It seemed like the dawning of a new age. On 25 January last year, hundreds of thousands of Egyptians protested in the streets asking for democracy. On the Friday (28 January), millions joined them and demanded change to the ruling regime. With the youth movement leading the protests a new, secular and more liberal Egypt seemed possible. After two weeks of intense pressure President Hosni Mubarak resigned on 11 February. And the military, which had allied itself to the protestors, took charge of the country, promising to give control to an elected parliament and new president within six months.
After one year, the Supreme Council of the Armed Forces (SCAF) are still in control, and have been recently accused of supporting the old regime and committing acts of violence against the latest protesters on the streets.
Now, after parliamentary elections during December and January that have seen the highest turn-out in the history of Egypt, the new parliament is sitting today for the first time (23 January). But does this mean that a new democratic liberal country is starting? Does it mean more rights are on the horizon for minorities, including the lesbian, gay, bisexual and transgender community in Egypt?
Unfortunately, early indications suggest that LGBT rights may even suffer in the new Egypt. The results of the parliamentary votes were as follows, about 46% to Freedom and Justice party (generally thought of as the political wing of the Muslim Brotherhood, who can be considered as moderate Islamists), 24% to Al-Nour party (a Salafi Islamist party that can be considered as extremists), 15% to different liberal parties, and the rest (5%) is distributed to small parties and individuals with different backgrounds including Islamist, liberals and people from the former regime.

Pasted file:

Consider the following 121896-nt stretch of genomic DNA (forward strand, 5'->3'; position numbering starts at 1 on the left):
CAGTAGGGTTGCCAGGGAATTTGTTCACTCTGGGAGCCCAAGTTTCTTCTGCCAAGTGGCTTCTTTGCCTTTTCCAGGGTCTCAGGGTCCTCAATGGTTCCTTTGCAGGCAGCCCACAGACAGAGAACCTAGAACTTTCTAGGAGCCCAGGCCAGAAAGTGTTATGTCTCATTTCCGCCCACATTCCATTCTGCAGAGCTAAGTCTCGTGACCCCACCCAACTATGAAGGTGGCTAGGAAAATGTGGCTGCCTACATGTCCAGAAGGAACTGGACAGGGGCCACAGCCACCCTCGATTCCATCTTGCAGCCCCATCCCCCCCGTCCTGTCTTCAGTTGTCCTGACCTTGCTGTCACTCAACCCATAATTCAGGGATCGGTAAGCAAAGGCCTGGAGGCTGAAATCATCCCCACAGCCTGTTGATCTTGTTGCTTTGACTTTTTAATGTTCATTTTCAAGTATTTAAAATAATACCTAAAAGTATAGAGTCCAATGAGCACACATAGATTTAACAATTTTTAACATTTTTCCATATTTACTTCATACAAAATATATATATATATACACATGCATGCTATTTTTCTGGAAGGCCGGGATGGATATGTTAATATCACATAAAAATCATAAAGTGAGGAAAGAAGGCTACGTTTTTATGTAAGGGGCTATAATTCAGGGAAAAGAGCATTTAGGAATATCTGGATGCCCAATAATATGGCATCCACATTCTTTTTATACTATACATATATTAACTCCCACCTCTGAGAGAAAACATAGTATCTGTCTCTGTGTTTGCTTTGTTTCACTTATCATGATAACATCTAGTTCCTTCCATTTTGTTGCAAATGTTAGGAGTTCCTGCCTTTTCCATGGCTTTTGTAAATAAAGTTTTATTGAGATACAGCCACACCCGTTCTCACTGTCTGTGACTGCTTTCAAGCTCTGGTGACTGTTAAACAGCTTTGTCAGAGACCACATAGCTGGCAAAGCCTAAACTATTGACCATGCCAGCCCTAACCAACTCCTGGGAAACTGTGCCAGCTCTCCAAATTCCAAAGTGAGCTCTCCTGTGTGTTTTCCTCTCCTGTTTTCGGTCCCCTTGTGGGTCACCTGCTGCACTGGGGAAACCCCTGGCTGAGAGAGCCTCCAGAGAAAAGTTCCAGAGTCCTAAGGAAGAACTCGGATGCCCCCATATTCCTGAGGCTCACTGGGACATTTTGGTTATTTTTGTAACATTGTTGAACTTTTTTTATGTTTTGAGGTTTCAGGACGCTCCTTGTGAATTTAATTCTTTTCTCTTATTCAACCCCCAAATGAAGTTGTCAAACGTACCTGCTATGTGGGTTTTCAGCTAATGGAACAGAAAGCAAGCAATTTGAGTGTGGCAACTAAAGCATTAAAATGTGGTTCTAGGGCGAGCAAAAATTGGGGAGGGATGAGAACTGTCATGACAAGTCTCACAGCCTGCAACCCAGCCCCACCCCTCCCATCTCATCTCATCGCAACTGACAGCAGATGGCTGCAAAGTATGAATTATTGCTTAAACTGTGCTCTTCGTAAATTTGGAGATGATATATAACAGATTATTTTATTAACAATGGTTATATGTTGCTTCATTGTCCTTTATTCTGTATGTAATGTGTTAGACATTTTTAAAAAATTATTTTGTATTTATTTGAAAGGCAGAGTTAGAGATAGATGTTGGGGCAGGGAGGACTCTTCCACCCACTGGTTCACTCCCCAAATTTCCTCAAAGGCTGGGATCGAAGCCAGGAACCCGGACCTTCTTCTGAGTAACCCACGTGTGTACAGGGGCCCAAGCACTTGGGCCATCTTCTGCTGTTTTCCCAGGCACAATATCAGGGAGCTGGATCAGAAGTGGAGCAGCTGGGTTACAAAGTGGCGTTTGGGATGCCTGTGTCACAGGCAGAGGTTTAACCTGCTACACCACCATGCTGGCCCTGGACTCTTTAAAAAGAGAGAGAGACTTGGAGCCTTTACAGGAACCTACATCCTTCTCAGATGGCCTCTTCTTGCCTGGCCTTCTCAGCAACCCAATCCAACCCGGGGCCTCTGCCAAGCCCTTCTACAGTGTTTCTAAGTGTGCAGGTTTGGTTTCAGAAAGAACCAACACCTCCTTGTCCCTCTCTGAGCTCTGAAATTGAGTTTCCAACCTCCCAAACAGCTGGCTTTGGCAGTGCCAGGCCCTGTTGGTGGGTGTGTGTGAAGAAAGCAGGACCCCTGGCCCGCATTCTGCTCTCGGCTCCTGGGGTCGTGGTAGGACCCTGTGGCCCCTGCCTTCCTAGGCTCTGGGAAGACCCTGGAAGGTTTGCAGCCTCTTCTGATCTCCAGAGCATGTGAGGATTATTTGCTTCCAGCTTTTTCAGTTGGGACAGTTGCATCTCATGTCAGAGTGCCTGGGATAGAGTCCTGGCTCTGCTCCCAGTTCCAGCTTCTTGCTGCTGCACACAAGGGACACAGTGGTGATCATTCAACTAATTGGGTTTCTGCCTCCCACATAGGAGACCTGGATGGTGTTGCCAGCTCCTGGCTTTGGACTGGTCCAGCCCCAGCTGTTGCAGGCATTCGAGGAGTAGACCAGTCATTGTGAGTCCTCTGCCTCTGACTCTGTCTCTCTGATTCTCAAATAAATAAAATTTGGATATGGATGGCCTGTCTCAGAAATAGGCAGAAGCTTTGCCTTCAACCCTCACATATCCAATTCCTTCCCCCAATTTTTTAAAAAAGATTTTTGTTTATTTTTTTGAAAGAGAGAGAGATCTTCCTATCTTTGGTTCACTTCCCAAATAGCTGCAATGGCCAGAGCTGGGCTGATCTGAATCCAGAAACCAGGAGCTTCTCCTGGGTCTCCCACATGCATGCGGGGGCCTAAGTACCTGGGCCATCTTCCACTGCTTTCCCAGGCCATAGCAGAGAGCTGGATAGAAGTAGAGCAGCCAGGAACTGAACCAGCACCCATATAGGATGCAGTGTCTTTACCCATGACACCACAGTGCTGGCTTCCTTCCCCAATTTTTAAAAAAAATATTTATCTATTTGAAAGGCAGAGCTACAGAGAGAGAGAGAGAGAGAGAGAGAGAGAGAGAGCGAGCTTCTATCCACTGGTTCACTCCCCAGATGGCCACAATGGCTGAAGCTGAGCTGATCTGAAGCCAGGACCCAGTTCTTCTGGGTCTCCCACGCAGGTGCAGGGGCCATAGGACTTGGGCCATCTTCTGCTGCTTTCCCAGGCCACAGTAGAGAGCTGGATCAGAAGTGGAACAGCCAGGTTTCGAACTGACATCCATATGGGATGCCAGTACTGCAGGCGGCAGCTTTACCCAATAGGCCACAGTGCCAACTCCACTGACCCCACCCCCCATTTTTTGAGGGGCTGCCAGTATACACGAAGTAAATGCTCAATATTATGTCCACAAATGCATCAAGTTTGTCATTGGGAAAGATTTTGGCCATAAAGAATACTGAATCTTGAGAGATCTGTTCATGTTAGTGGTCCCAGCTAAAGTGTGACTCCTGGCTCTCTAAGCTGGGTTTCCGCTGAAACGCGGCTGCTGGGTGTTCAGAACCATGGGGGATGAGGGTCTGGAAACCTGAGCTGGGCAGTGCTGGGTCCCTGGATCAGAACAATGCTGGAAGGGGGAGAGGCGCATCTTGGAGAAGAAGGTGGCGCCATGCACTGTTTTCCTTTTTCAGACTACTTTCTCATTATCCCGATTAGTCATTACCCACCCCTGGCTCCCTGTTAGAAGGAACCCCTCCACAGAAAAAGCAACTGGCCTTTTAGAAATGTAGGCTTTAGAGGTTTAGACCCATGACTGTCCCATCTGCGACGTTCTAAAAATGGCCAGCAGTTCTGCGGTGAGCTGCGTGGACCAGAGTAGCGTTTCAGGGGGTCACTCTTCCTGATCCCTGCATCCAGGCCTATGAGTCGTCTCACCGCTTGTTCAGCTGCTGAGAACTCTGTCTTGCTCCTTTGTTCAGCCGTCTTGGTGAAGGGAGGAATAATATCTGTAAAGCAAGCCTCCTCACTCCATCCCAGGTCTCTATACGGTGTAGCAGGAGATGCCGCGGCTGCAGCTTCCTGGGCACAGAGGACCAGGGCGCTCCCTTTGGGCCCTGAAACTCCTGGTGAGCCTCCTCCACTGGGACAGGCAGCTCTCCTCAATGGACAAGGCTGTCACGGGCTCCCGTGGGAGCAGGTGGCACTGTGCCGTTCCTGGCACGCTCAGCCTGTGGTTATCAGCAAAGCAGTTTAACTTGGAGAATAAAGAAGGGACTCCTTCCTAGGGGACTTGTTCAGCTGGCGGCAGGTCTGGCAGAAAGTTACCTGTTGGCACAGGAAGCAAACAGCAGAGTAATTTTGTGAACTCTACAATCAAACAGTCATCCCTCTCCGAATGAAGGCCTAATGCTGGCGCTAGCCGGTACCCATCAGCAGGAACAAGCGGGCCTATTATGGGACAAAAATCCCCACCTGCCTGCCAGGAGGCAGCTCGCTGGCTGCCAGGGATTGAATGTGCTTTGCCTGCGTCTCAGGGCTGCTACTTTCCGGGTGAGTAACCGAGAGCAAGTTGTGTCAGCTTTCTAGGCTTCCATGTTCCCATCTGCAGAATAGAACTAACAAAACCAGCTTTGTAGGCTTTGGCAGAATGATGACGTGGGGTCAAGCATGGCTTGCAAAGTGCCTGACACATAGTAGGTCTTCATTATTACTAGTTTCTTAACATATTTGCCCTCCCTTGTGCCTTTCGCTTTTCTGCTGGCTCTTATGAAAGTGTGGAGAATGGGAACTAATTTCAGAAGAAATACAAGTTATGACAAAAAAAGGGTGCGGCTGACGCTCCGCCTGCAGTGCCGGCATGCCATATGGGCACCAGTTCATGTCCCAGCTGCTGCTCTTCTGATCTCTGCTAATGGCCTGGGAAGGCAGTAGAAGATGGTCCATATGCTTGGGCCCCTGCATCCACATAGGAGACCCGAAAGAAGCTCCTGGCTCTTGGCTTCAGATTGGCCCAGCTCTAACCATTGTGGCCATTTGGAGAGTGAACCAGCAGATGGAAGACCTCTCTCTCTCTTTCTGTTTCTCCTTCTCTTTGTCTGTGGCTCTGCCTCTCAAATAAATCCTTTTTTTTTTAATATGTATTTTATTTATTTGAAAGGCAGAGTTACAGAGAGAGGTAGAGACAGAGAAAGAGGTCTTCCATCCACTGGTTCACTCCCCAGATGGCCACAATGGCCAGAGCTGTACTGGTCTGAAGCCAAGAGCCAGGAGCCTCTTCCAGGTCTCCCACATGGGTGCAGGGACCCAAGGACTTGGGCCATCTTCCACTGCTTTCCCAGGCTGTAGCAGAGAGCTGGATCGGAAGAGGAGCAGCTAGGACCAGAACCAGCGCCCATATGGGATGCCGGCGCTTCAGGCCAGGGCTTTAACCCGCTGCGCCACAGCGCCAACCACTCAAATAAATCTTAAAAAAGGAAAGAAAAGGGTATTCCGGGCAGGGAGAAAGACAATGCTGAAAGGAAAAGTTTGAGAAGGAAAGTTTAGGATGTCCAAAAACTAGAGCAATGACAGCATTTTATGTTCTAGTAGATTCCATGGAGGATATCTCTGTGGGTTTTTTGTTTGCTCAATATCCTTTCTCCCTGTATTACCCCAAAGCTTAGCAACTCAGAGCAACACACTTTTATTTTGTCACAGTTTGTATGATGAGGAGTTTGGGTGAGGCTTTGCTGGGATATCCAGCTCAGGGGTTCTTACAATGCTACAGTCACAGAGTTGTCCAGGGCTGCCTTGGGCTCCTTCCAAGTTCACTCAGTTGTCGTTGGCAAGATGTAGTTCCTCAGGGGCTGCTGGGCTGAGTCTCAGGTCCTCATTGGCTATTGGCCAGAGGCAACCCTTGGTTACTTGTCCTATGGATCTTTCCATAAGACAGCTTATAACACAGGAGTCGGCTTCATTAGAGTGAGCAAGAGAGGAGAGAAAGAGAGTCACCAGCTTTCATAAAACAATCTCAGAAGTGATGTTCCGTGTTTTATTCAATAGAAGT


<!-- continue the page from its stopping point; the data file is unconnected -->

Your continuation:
Positively, the Freedom and Justice Party have already stated they would not go into coalition with Al-Nour, as the party advocates a Saudi Arabian-style state with discrimination against women and minorities. This indicates that a moderate coalition is more likely, however it will be dominated by the opinions of the Muslim Brotherhood.
Despite being ‘moderate’, they have clearly stated that the rules of religion set the limits on the freedoms they are prepared to offer Egyptian citizens. And modern interpretations, in the Middle East at least, set lesbian, gay, bisexual and transgender rights as being contrary to Islam.
A decade ago Dr Essam El-Erian, vice president of the Freedom and Justice Party who is also heavily involved in the Muslim Brotherhood, commented: ‘From my religious view, all the religious people, in Christianity, in Judaism, condemn homosexuality… It is against the whole sense in Egypt. The temper in Egypt is against homosexuality.’ While his tone has perhaps softened since then, experts say his opinions have not changed.
And when Mohamed Badei, general guide of the Muslim Brotherhood, was asked about human rights at a public meeting last year, he said: ‘We totally support human rights, but not everything, for example the west had legalized same-sex marriage under the name of human rights and democracy and this is something that we will never accept in Egypt.’
He also stated: ‘It is not permissible for democracy to allow what’s forbidden (haraam) or forbid what’s allowed (halal) even if the entire nation agreed to it.’
This plays to a point which may be even more important for the long-term future of gay rights in Egypt than the make-up of the parliament. The constitution is currently being reviewed but it was the military supreme council that decided who was going to sit on the constitutional committee. That has meant that liberal parties and the youth movement, who were most likely to be sympathetic to lesbian, gay, bisexual and transgender rights are badly underrepresented. Many of the youth protestors of last year wanted to see a secular Egypt. But it now seems highly likely that ‘article two’, which states that Islamic law is the driving force behind the constitution, will remain.